- The immaturity of the big data market means that organizations lack examples and best practices to follow, and they are often left trailblazing their own paths.
- Experienced and knowledgeable big data professionals are limited and without creative resourcing; IT might struggle to fill big data positions.
- The term NoSQL has become a catch-all phrase for big data technologies; however, the technologies falling under the umbrella of NoSQL are disparate and often misunderstood. Organizations are at risk of adopting incorrect technologies if they don’t take the time to learn the jargon.
- NoSQL plays a key role in the emergence of the big data market, but it has not made relational databases outdated. Successful big data strategies can be conducted using SQL, NoSQL, or a combination of the two.
- Assign a Data Architect to oversee your initiative. Hire or dedicate someone who has the ability to develop both a short-term and long-term vision and that has hands-on experience with data management, mining and modeling. You will still need someone (like a database administrator) who understands the database, the schemas, and the structure.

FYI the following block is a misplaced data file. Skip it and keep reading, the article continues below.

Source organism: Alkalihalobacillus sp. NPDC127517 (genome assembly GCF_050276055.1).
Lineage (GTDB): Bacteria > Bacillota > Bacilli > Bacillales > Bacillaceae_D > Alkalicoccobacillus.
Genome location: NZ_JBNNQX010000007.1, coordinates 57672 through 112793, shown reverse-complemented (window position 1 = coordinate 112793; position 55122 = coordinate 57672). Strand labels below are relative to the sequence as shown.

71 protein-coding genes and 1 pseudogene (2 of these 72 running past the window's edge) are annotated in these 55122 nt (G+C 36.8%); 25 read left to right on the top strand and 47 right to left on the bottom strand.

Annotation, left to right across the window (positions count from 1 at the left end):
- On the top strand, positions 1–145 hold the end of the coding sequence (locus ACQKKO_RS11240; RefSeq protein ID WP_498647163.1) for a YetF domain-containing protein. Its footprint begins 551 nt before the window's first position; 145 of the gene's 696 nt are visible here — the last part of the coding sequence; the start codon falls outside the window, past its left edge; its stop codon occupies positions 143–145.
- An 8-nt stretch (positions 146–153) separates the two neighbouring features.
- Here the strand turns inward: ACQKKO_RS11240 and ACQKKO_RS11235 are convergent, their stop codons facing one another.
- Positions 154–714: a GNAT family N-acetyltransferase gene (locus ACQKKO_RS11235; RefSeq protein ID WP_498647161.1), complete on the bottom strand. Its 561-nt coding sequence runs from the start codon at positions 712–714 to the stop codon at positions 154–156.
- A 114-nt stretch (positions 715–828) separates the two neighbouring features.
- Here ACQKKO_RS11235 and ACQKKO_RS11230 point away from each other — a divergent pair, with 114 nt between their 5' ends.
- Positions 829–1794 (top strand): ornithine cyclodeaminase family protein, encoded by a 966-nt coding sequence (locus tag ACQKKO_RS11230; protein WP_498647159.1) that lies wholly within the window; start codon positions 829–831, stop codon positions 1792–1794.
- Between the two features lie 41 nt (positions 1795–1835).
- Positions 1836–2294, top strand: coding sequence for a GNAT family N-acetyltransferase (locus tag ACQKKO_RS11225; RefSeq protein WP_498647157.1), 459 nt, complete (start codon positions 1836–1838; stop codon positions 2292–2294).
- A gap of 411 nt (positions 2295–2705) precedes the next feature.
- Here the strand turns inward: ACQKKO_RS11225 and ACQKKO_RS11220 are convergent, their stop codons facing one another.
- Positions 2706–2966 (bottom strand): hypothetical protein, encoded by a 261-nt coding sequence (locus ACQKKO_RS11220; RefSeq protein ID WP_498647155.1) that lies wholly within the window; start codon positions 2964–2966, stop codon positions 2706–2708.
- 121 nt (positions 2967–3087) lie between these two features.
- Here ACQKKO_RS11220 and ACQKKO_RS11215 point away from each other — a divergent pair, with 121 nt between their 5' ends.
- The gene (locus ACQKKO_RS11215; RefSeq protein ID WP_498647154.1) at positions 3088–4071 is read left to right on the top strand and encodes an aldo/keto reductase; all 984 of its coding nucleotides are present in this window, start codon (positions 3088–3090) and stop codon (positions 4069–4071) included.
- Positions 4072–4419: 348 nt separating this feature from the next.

- Understand your data before you attempt to use it. Take a master data management approach to ensure there are rules and standards for managing your enterprise’s data, and take extra caution when integrating external sources.
Impact and Result
- Assess whether SQL, NoSQL, or a combination of both technologies will provide you with the appropriate capabilities to achieve your business objectives and gain value from your data.
- Form a Big Data Team to bring together IT and the business in order to leave a successful initiative.
- Conduct ongoing training with your personnel to ensure up-to-date skills and end-user understanding.
- Frequently scan the big data market space to identify new technologies and opportunities to help optimize your big data strategy.
This content is exclusive to members.
Get instant access by signing up!